“We are stewards of society’s capital, of society’s savings no less. If you think of time as a resource, [leaders] must see ourselves as stewards for the long term of our organizations, and for all that we touch and impact, including all people with whom we have contact. This is complex and it is truly an enormous responsibility. I believe that living this broader understanding of purpose is the path to building great businesses.”
However, purpose does not appear as a fundamental focus on the agendas of leadership teams or boards . This may be due to two factors: 1) A lack of understanding and definition in terms of what purpose is and 2) confusion surrounding the integration of purpose into strategy.
What is purpose?
First is the issue of defining and understanding what constitutes purpose. Though 84% of respondents in a global survey of 474 executives believed that purpose can impact an organization’s ability to transform and adapt in uncertain environments, there is little consensus on how one defines ‘purpose.’ Purpose has been defined as an “aspirational reason for being, that is grounded in humanity and inspires a call to action,” or simply as “a company’s core reason for being” . What these definitions fail to include, though, is that purpose is experienced on multiple levels-- including the employee level, the team/department level, and the organizational level.
What these definitions fail to include, though, is that purpose is experienced on multiple levels - including the employee level, the team/department level, and the organizational level.
Secondly, there remains a disconnect between purpose and strategy. While an organization's management may believe that purpose is important, confusion continues to surround the integration of purpose into an organization. While it is apparent that purpose can lead to positive organizational outcomes, the idea of purpose and how it should be integrated into organizations is underdeveloped and unclear.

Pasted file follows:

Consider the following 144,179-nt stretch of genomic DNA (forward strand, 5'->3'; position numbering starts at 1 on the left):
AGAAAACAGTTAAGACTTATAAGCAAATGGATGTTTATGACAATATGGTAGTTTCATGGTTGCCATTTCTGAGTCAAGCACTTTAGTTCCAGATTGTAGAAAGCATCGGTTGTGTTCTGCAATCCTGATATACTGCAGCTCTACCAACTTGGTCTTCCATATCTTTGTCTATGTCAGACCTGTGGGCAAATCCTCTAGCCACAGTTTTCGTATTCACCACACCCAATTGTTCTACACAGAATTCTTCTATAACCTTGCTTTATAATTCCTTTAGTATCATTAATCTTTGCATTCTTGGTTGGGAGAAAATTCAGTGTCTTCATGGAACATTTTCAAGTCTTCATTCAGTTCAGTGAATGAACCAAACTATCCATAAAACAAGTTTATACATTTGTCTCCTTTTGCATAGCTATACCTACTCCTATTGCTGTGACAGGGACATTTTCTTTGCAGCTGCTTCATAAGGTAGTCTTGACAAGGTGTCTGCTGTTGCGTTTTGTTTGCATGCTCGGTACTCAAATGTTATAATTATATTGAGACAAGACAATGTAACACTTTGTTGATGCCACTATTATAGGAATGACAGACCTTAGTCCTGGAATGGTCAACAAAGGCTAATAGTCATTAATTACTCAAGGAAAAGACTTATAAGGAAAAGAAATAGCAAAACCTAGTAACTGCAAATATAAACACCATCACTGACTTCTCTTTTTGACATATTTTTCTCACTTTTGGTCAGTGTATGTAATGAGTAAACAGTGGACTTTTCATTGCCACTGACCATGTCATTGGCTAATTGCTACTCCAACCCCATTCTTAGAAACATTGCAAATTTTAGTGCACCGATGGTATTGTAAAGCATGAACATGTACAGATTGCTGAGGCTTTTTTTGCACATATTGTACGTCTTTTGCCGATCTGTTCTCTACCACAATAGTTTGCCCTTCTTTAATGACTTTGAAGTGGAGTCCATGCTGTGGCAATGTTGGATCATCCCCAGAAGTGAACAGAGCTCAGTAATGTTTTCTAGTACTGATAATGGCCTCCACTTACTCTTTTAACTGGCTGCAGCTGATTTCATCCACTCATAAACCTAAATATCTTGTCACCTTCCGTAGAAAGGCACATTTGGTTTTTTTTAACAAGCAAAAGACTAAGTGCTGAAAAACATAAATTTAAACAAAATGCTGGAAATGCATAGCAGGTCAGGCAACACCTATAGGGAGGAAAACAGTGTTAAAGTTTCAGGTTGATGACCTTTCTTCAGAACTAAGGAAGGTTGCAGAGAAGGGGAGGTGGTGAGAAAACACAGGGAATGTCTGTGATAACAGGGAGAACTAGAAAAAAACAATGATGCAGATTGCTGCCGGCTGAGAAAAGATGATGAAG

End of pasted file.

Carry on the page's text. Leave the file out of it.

Mac Van Wielingen offers a conceptualization of purpose through an organizational lens. This view challenges the traditional and long-standing view that the sole purpose of business is to maximize profit. He argues that, while profit is one aspect of a business's purpose, it is not the whole story. Nor is this the decision-making reality for business leaders in today's society. Mac emphasizes that there is no single variable or maximization function that represents the purpose of a business. It would be easier if this was the case, but to quote Mac:
"the truth is, [business leaders] are never just maximizing one variable – we are always combining, making choices, trading off and optimizing among four variables: profit, risk, time, and human experience" .
To put it more plainly, when making strategic decisions, business leaders are of course trying to maximize profit. But these decisions are always murky and multi-faceted. For example, decisions need to get done within a given time period, and there is always an associated amount of risk involved. Leaders, in essence, must try to navigate these murky decisions while also trying to enjoy their experiences and interactions. As Mac states:
“These are the realities. Profit is imperative. Without it a business will not survive. But as a single end point in itself, and as a single principle to guide business decision making, [profit] is insufficient" .
Thus, while profit maximization is important for a business, the multitude of decision-making factors makes it so an organization's purpose must go beyond just profit.
The multitude of decision-making factors make it so an organization's purpose must go beyond just profit.
So how can you find purpose?
If you are feeling a lack of purpose at work, you don’t necessarily have to switch careers or organizations. Purpose doesn't have to be something all encompassing. Like passion, purpose is about the process rather than an outcome . For example, if you care about helping others, it is the process by which you help others that will bring you meaning and satisfaction, rather than a specific outcome. It can be detrimental if we become too wrapped up in trying to identify a single, specific thing or path that drives us.
- List your responsibilities: Consider the responsibilities of your role. What parts of your job do you love to do? What tasks would you like to avoid doing? Seek out more opportunities to engage in the the activities you love, or discuss with your team/supervisor to see if you can adjust or redesign tasks that you dislike doing.